Needless to say, you want a vehicle with a clean and clear title when you buy a used car. The dealership will take care of this for you if you buy through them, but you’re otherwise on your own and will have to do some homework.
Ask to see the title if you’re buying from a private party. Make note of the VIN number, then get a car history report to make sure nothing has happened to the vehicle that doesn’t appear on the title and that there are no unrecorded liens against it. CarMax indicates that damaging incidents are commonly omitted. You can get the vehicle’s history report online from the National Motor Vehicle Title Information System for a fee.
You’ll want to check that the VIN is accurate, too. Compare the number on the title to what actually appears on the vehicle. You can usually find the VIN on the lower left side of the car’s front window. Make sure the odometer reading on the title reasonably lines up with that on the car as well. It won’t match exactly, but it should be in the same ballpark. Something is probably wrong if the title reports 50,000 miles and the car’s odometer shows 150,000, and it’s only a couple of years old.
Read More: How to Negotiate for a Used Car With a Private Party
What to Do With Your Title
Regardless of whether you pay cash and buy a new vehicle from a dealership, buy a used car from a dealership or private party or simply pay off your auto loan, you’ll have to legally take care of titling it in your name after the transaction. Don’t neglect to register the title with your state because it’s your proof of ownership. Some DMVs will require additional documentation before transferring the title to you, such as a bill of sale.
Keep it in a safe place, but all isn’t lost if you happen to misplace it or it’s destroyed. You can ask your state for a duplicate, but you’ll have to provide some necessary information, such as the VIN and other details about the car.
You most likely won't have to provide the title to register the car and get license plates for it, or to insure the vehicle.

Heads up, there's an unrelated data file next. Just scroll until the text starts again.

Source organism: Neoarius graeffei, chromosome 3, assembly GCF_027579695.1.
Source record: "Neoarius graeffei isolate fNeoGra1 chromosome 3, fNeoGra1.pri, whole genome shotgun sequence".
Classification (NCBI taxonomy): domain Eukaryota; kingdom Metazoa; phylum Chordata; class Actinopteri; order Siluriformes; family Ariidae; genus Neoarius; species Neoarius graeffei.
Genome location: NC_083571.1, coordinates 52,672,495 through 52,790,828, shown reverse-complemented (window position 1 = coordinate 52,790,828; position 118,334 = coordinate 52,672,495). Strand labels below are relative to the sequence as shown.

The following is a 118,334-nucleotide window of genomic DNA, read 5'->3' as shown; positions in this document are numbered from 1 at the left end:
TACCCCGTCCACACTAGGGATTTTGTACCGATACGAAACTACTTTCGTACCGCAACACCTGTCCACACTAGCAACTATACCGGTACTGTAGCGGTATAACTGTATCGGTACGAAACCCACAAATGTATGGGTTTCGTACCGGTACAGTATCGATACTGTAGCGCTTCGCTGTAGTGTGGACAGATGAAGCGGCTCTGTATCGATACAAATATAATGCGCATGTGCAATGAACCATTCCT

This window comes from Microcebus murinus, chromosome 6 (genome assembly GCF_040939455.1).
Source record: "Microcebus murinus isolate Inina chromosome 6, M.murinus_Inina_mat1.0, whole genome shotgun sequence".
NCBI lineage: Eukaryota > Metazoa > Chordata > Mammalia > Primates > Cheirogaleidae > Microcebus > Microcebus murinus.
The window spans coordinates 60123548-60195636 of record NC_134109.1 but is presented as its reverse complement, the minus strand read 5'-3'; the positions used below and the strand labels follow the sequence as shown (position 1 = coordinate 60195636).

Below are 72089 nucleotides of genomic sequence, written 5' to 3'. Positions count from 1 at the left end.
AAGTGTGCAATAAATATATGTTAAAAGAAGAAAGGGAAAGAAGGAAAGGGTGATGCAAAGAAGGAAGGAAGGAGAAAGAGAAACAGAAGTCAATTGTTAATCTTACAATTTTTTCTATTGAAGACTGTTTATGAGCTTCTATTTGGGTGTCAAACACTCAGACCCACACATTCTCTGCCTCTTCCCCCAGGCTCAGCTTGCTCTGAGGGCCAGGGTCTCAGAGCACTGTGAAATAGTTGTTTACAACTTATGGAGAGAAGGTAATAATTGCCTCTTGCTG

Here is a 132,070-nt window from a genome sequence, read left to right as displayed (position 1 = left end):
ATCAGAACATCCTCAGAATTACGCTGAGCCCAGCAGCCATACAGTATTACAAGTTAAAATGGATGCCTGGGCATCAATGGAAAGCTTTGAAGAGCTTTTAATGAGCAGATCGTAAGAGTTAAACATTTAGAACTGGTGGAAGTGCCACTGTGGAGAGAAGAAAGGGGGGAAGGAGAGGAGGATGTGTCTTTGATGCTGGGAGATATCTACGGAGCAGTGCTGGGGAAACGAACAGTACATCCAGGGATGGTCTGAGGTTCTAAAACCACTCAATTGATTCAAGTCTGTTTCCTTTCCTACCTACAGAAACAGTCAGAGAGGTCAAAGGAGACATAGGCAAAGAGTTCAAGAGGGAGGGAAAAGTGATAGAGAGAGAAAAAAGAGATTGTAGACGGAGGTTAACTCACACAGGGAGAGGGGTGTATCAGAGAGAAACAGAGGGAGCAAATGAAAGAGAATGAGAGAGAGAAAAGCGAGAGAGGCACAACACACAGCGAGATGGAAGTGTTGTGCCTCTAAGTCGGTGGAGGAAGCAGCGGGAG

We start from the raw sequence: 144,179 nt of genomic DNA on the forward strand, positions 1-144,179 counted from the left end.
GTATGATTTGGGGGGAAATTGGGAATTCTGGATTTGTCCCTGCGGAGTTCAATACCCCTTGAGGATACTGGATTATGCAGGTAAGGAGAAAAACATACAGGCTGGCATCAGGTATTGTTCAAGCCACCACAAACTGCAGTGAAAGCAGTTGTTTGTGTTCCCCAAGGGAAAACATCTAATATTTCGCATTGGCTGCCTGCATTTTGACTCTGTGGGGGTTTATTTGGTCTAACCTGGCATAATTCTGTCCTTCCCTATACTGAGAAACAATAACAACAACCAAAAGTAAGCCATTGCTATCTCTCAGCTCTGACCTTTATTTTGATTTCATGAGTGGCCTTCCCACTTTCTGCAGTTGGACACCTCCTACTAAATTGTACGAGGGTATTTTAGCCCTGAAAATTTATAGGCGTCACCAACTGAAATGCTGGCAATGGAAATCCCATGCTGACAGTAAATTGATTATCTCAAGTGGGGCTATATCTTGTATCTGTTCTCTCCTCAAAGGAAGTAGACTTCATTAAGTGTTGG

When You Sell the Car
You can sell your car without much fuss after it’s paid off and there are no liens against it. There’s typically an area on the back of the title where you can record the details of the sale and sign it over to the new owner. You'll have to fill in names and addresses for both yourself and the buyer, as well as the date, its current mileage and how much you’re selling it for. You’ll have to sign it, and the buyer must sign it as well to confirm the transaction. Make a copy before you hand it over to the buyer and keep it in a safe place so you can prove the transaction in the event that it's subsequently involved in an accident or crime. It will prevent you from being held liable.
Of course, the dealership will take care of all this for you if you trade your vehicle in for a new one.
Read More: Checklist for Selling a Car
- Car and Driver: What Is a Car Title? Everything You Need to Know
- J.D. Power: How to Sign Over a Car Title
- Car and Driver: When Financing a Car, Who Has the Title?
- Bankrate: How to Obtain Your Car Title After Loan Payoff
- Navy Federal Credit Union: Titles and Registration
- National Motor Vehicle Title Information System: Consumers Don’t Be Fooled. Protect Yourself
- Dealertrack. "Electronic Lean & Title." Accessed Sept. 8, 2020.
- Direct Auto Insurance. "Car Titles." Accessed Sept. 8, 2020.
Beverly Bird has been writing professionally for over 30 years. She is also a paralegal, specializing in areas of personal finance, bankruptcy and estate law. She writes as the tax expert for The Balance.